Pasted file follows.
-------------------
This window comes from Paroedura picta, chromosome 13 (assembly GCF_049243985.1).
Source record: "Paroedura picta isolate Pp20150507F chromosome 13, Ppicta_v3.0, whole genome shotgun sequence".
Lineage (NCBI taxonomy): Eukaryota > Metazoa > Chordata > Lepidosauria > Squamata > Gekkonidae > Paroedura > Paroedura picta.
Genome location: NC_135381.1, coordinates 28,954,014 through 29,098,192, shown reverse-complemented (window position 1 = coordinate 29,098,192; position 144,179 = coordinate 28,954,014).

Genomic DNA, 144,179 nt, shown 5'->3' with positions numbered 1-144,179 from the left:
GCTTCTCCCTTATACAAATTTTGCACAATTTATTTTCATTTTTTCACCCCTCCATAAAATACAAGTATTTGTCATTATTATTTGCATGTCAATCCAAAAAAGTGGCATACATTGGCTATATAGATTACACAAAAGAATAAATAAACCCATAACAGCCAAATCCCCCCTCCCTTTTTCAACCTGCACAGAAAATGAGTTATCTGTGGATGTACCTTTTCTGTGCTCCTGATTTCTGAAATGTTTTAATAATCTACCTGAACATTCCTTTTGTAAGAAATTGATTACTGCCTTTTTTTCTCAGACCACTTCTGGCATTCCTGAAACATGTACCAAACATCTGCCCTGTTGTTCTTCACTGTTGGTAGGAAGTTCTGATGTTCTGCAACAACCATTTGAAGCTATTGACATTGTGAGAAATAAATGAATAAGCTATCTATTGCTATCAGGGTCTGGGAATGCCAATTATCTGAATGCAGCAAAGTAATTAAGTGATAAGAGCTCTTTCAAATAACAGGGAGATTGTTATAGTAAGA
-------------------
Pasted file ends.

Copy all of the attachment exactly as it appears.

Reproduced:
This window comes from Paroedura picta, chromosome 13 (assembly GCF_049243985.1).
Source record: "Paroedura picta isolate Pp20150507F chromosome 13, Ppicta_v3.0, whole genome shotgun sequence".
Lineage (NCBI taxonomy): Eukaryota > Metazoa > Chordata > Lepidosauria > Squamata > Gekkonidae > Paroedura > Paroedura picta.
Genome location: NC_135381.1, coordinates 28,954,014 through 29,098,192, shown reverse-complemented (window position 1 = coordinate 29,098,192; position 144,179 = coordinate 28,954,014).

Genomic DNA, 144,179 nt, shown 5'->3' with positions numbered 1-144,179 from the left:
GCTTCTCCCTTATACAAATTTTGCACAATTTATTTTCATTTTTTCACCCCTCCATAAAATACAAGTATTTGTCATTATTATTTGCATGTCAATCCAAAAAAGTGGCATACATTGGCTATATAGATTACACAAAAGAATAAATAAACCCATAACAGCCAAATCCCCCCTCCCTTTTTCAACCTGCACAGAAAATGAGTTATCTGTGGATGTACCTTTTCTGTGCTCCTGATTTCTGAAATGTTTTAATAATCTACCTGAACATTCCTTTTGTAAGAAATTGATTACTGCCTTTTTTTCTCAGACCACTTCTGGCATTCCTGAAACATGTACCAAACATCTGCCCTGTTGTTCTTCACTGTTGGTAGGAAGTTCTGATGTTCTGCAACAACCATTTGAAGCTATTGACATTGTGAGAAATAAATGAATAAGCTATCTATTGCTATCAGGGTCTGGGAATGCCAATTATCTGAATGCAGCAAAGTAATTAAGTGATAAGAGCTCTTTCAAATAACAGGGAGATTGTTATAGTAAGA